Deskins: Population loss and lack of adult workers remain problems in West Virginia | News, Sports, Jobs


PROBLEMS REMAIN — John Deskins, left, director of WVU’s Office of Business and Economic Research, speaks with State Sen. Chandler Swope, R-Mercer, after Deskins’ economic presentation on Wednesday. –Steven Allen Adams

CHARLESTON — Whatever kind of tax relief West Virginia lawmakers consider, one of West Virginia University’s top economists says it won’t be enough to solve the problems of population decline and participation in the state labor market.

WVU held its annual economic outlook conference Wednesday at the Embassy Suites in Charleston. Attendees heard from a number of presenters, including John Deskins, director of the Office of Business and Economics Research at WVU’s John Chambers College of Business and Economics.

Governor Jim Justice and Republicans in the West Virginia Legislature are clashing over the best way to cut taxes: either by cutting personal income taxes by 10% and phasing them out; or eliminate some taxes on tangible personal property, such as machinery/equipment, inventory and vehicles.

Deskins declined to voice support for the governor’s personal income tax cut plan or the Senate’s plan to eliminate taxes on tangible personal property, although he has supported the elimination of taxes on machinery/equipment and inventory. Instead, Deskins focused on West Virginia’s long-term problems of population decline and a shortage of working-age residents in the state’s labor pool.

“I wish our biggest problem was that we have a very bad tax system,” said Deskins. “Wouldn’t that be a great problem to have?” Because if we had a bad tax system, we could just fix it. I’m not saying our tax system is perfect and I’m not saying I’m for this policy change or this policy change…but it’s a problem that even if we make the policy changes today that we need to bring, that it takes another five to 10 years to see any real differences in these statistics.

According to data from the Bureau of Business and Economic Research, population growth in West Virginia will continue to decline between 2022 and 2027, although the rate of decline will be slower than between 2011 and 2021.

Disaggregated by age, the state’s population is only projected to increase between 2022 and 2027 for those ages 65 and older, although this growth is expected to slow from 2011-2021 levels. The population growth of 0-17 year olds and 45-64 year olds between 2022-2027 will continue to decrease more rapidly than between 2011-2021, although the population growth rate of 18-44 year olds between 2022-2027 will slow to less than -0 percent after approaching -1 percent growth between 2011 and 2021.

West Virginia’s aging population and the flight of young adults to other states is a driving factor in West Virginia’s labor force participation rate, which remains one of the worst in the nation. But Deskins said there were other factors at play.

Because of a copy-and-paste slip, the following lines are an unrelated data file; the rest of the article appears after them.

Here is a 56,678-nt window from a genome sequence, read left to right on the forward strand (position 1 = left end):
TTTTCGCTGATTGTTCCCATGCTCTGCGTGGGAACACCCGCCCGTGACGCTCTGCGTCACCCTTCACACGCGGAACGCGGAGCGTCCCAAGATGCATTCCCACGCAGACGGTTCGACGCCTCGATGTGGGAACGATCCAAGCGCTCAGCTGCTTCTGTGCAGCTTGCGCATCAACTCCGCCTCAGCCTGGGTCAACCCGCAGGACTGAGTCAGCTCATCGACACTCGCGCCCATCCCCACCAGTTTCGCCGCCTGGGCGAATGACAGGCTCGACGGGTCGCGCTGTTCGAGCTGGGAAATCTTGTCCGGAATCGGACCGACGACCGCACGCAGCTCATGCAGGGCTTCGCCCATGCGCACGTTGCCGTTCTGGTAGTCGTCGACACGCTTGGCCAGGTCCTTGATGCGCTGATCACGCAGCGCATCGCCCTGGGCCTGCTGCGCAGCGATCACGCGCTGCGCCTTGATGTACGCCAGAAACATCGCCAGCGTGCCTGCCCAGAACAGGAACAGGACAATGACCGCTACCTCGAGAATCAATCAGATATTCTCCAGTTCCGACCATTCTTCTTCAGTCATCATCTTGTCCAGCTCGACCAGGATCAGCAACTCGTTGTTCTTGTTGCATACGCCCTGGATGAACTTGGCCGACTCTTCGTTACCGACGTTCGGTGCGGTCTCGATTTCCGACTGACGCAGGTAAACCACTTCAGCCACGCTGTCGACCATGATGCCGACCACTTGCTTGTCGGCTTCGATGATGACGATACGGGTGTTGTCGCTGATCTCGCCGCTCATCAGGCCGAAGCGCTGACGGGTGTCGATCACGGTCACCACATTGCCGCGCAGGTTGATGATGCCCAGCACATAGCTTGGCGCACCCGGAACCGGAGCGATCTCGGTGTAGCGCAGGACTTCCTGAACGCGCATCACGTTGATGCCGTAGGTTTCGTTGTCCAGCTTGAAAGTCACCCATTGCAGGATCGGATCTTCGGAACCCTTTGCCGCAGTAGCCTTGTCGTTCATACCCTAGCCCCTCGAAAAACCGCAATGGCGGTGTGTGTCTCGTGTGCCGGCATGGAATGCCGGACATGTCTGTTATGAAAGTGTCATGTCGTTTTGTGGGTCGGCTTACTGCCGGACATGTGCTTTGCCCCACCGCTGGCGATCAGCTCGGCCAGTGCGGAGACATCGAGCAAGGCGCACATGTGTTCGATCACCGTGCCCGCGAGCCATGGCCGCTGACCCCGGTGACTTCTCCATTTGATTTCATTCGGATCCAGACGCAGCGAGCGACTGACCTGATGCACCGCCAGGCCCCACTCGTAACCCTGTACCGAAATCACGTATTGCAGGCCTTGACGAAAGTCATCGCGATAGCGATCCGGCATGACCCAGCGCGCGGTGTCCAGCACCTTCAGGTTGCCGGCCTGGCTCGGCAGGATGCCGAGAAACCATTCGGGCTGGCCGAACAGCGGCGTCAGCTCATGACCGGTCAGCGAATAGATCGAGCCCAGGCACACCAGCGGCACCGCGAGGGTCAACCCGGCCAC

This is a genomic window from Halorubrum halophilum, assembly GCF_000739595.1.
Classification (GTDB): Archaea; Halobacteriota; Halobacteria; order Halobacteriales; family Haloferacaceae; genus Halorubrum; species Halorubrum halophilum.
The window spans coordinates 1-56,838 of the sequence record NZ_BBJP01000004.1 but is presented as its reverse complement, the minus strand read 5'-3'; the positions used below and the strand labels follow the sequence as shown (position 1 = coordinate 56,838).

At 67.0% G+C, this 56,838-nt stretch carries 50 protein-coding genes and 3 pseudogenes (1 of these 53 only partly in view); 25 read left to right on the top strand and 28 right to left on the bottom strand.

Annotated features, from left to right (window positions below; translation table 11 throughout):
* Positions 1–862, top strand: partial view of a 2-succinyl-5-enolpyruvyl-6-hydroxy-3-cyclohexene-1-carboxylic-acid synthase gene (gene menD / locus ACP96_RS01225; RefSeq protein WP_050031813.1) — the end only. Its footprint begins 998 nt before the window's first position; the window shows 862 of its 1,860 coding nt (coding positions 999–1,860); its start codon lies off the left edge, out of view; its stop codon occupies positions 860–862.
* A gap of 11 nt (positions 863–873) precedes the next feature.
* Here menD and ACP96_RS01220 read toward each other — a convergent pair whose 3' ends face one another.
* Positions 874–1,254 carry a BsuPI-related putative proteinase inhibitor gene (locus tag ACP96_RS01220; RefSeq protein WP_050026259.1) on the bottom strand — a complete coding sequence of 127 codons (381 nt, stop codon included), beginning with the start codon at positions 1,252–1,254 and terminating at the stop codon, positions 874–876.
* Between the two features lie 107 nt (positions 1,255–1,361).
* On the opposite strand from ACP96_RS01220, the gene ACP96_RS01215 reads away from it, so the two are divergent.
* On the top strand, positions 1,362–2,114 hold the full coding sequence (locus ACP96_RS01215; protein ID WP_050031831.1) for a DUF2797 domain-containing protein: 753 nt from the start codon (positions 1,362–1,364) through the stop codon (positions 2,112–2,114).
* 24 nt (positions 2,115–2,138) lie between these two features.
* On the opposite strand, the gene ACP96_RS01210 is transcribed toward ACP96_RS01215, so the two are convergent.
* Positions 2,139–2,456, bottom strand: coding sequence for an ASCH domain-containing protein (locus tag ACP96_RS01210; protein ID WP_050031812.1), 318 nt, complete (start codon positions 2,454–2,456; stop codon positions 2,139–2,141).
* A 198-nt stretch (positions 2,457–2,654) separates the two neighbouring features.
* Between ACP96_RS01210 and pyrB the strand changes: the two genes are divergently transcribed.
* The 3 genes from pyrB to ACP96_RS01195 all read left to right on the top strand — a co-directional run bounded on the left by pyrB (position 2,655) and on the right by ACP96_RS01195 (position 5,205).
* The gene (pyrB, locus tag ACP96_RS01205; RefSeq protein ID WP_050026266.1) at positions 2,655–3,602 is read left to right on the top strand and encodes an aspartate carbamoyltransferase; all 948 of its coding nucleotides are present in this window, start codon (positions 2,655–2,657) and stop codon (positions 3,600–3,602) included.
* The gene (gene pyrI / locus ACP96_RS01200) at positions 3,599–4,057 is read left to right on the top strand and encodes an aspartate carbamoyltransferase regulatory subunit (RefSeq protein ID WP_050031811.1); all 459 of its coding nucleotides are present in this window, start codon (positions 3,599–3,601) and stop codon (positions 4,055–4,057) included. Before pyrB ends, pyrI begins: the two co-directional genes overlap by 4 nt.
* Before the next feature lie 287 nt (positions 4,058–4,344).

“You must have asked yourself: is this problem of labor market participation due to the fact that we have an older population? Obviously, if you have more people who have retired, it reduces participation in the labor market,” said Deskins. “Of course, the answer is ‘of course.’ Of course, having an older population is clearly a big factor in our low labor force participation rates…but it’s so much deeper than that.

According to the Federal Reserve Bank of St. Louis, West Virginia’s seasonally adjusted labor force participation rate for August was 55.2%, up slightly from 54.8%. The state’s seasonally adjusted unemployment rate is also up, from a record high of 3.5% in May to 3.9% in August.

Deskins pointed to 2021 US Census data showing the state’s labor force participation rate for residents aged 25 to 54 was 74.1%, trailing the US and behind the average. national 82.5%. According to data presented by Deskins, the lack of working-age adults in the state’s labor force is due to the state having the worst college graduation rate of all. 50 states, the highest death rate and the highest drug overdose rate.

According to Deskins, keys to improving labor force participation in West Virginia going forward include improving access to two-year community and technical education and learning programs for jobs. high-paying in-demand, improved health outcomes for West Virginians, and more resources for addiction treatment and rehabilitation.

Deskins also said the state needs more positive shocks in economic development, citing the example of North Carolina-based green steel maker Nucor, which is building an electric arc furnace in Mason County. . When complete, the plant will provide well-paying jobs for West Virginians, but it will also need workers to relocate to West Virginia, which will spur population growth and other economic opportunities.

“Nucor is so big and has so much potential that we don’t have the people in West Virginia to run this plant,” said Deskins. “It will encourage people to come from other states. It’s the perfect example of the type of positive shock we designed to create positive momentum instead of negative momentum.

Deskins said state economic development officials should focus their business recruiting efforts on industries such as chemicals, plastics, aerospace, rare earth minerals and carbon-based products. , industrial diversification and entrepreneurship, as well as recreation and outdoor tourism.

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